Organizational Transparency

Increased transparency is a consequence to the digital age.  A transparent organization shares information purposely beyond the boardroom with both members and nonmembers alike.  Organizational transparency encourages, honors, and engages with the public.  Transparency is the degree to which an organization shares the following with its stakeholder publicly:

  • Leaders are accessible and straightforward.
  • Employees are accessible and can reinforce the public view of the company by providing superb customer service, when appropriate.
  • Ethical behavior, fair treatment, and other values are on full display.
  • It’s culture.  How a company does things is more important than what it does.
  • Successes, failures, victories, and problems are all communicated.  Results of business practices, good and bath are communicated.
  • Business practices are aligned with the business strategy.  Misalignment can results in disaster.

The reasons why certain organizations have productive and lively workplaces go beyond hiring efficient employees and paying competitive wages. Workplace transparency can increase employee happiness, productivity and decrease the turnover rate. The responsibility of introducing transparency into the workplace falls upon the shoulders of management by keeping employees up to date with workplace changes. Communication is key; it can be as simple as carbon copying your employees in your emails.

Thanks to the evolution of social media, transparency is no longer an option.  It is in the organization’s best interest to talk openly and behave ethically.   Some recognized transparent organizations are Wholefoods, La-Z-boy, and PriceSmart.  These organizations model openness and integrity. When organizations announce their motives to the public it allows the public to hold the company accountable.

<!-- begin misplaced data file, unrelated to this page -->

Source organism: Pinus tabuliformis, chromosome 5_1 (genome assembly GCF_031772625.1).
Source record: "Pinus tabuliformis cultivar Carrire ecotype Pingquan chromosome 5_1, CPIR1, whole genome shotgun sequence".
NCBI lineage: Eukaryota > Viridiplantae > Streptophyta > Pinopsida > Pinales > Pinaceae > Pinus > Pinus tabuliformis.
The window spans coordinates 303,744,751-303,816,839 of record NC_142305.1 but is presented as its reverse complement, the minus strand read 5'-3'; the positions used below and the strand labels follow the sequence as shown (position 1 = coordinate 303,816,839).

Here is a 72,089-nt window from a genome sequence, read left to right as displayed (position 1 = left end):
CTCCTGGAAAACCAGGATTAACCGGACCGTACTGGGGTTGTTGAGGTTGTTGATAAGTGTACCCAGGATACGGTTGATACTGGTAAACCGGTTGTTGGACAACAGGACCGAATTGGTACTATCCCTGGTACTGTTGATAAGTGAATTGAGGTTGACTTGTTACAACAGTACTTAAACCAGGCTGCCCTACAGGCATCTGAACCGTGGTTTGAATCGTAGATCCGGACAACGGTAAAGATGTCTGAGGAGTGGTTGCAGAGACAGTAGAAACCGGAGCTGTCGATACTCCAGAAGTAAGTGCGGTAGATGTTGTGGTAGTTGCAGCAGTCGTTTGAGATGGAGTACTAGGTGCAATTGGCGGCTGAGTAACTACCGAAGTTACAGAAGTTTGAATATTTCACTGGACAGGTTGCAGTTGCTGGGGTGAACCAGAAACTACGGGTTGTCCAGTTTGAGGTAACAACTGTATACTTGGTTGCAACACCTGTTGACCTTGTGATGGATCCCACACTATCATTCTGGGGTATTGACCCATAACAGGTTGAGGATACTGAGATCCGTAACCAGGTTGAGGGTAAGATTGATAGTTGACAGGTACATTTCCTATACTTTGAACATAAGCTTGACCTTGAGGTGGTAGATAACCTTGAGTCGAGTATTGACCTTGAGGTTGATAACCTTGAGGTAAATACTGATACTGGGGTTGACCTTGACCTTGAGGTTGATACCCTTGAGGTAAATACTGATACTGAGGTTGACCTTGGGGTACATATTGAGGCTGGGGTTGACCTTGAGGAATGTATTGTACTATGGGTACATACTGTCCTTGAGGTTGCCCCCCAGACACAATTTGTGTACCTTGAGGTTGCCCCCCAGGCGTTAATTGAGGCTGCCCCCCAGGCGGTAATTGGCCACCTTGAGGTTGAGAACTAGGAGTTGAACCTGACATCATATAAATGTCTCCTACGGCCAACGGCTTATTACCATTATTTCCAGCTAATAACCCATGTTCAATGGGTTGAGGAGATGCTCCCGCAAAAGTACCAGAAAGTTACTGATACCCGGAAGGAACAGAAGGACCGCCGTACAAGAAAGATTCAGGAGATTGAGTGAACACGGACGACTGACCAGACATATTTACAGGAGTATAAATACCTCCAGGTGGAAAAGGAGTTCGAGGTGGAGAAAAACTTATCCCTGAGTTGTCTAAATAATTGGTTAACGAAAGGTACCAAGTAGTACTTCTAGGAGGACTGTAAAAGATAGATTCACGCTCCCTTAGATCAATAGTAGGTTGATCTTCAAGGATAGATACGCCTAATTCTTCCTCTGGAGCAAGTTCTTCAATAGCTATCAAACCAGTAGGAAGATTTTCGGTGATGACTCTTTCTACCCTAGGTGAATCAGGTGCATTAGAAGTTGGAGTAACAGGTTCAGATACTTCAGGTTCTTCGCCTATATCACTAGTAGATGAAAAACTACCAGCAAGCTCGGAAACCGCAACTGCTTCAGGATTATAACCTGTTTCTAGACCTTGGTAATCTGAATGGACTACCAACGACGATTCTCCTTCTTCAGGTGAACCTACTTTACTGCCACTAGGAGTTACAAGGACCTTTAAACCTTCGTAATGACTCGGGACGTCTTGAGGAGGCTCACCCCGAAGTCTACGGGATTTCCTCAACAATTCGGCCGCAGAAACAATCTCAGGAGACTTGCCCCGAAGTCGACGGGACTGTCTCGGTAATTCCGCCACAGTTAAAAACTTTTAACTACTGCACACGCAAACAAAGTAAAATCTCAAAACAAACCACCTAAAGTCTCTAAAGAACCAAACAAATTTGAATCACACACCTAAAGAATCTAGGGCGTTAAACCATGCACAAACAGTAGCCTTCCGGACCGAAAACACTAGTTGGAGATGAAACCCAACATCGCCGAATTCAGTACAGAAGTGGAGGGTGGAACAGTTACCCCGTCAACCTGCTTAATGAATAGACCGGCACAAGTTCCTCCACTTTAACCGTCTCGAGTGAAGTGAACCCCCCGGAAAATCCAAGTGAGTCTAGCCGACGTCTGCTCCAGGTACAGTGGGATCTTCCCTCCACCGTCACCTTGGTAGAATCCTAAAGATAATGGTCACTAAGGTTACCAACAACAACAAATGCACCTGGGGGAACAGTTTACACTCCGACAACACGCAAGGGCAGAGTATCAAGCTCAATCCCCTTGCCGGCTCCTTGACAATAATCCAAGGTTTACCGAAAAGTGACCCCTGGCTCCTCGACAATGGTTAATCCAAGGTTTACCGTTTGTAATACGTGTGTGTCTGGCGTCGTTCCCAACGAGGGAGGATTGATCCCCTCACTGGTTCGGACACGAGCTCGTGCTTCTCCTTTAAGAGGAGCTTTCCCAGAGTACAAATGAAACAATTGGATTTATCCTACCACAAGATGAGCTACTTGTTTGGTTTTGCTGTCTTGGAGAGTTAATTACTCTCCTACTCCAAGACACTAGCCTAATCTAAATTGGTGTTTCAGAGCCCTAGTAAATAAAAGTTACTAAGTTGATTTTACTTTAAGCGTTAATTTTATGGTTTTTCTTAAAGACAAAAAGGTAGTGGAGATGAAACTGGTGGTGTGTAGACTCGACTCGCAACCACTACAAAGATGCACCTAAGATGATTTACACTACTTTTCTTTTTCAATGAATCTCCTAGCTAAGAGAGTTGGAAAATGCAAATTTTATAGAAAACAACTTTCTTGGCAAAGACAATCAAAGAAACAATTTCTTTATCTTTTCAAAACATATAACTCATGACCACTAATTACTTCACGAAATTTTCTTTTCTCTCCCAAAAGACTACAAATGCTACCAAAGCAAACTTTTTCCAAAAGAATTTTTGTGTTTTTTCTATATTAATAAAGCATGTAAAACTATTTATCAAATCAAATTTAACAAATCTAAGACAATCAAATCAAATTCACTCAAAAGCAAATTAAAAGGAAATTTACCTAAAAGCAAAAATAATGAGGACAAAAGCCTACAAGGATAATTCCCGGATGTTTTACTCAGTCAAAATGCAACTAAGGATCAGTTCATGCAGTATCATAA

The Glassdoor provides an inside look at jobs and companies.  It includes salary details, company reviews and interview questions. Before your next shopping trip or when applying for your next job, check out what others are saying about this organization at http://www.glassdoor.com/index.htm

Elvis, the Magna Carta and Random Dinosaurs.

I first saw this video at a marketing conference.

There are a lot of agency-created videos out there that give good overviews of the impact of social media, but I tend to think this one is the most vibrant. My favorite statistic in it is how if Wikipedia were made into a book, it would be 2.25 MILLION pages long.  Two and a quarter MILLION pages.  That’s insane.  Who would read that? Can you imagine trying to purchase that book at Barnes and Noble? More importantly, who would want to purchase that book?

When I was little I used to tag along grocery shopping with my mom after school on Thursdays.  One day I noticed a big display of book along the main aisle.  These weren’t just any books, these were thick and shiny, hard-back Encyclopedias with fancy scripted writing and gold-tinted pages.  From the first moment I saw them, I was in love.  I remember begging my mom to buy them.  I might have even cried (in my defense, I was probably about 8!)  I think they were on C or D by that time, so it took some wearing down of my poor mother before she caved in and bought the first part of the set.  The trick was that they were released slowly, every two weeks, by the store.  For months I would happily accompany her on a boring round of errands because I knew at the end we’d end up at Albertsons and I’d get to buy the newest release.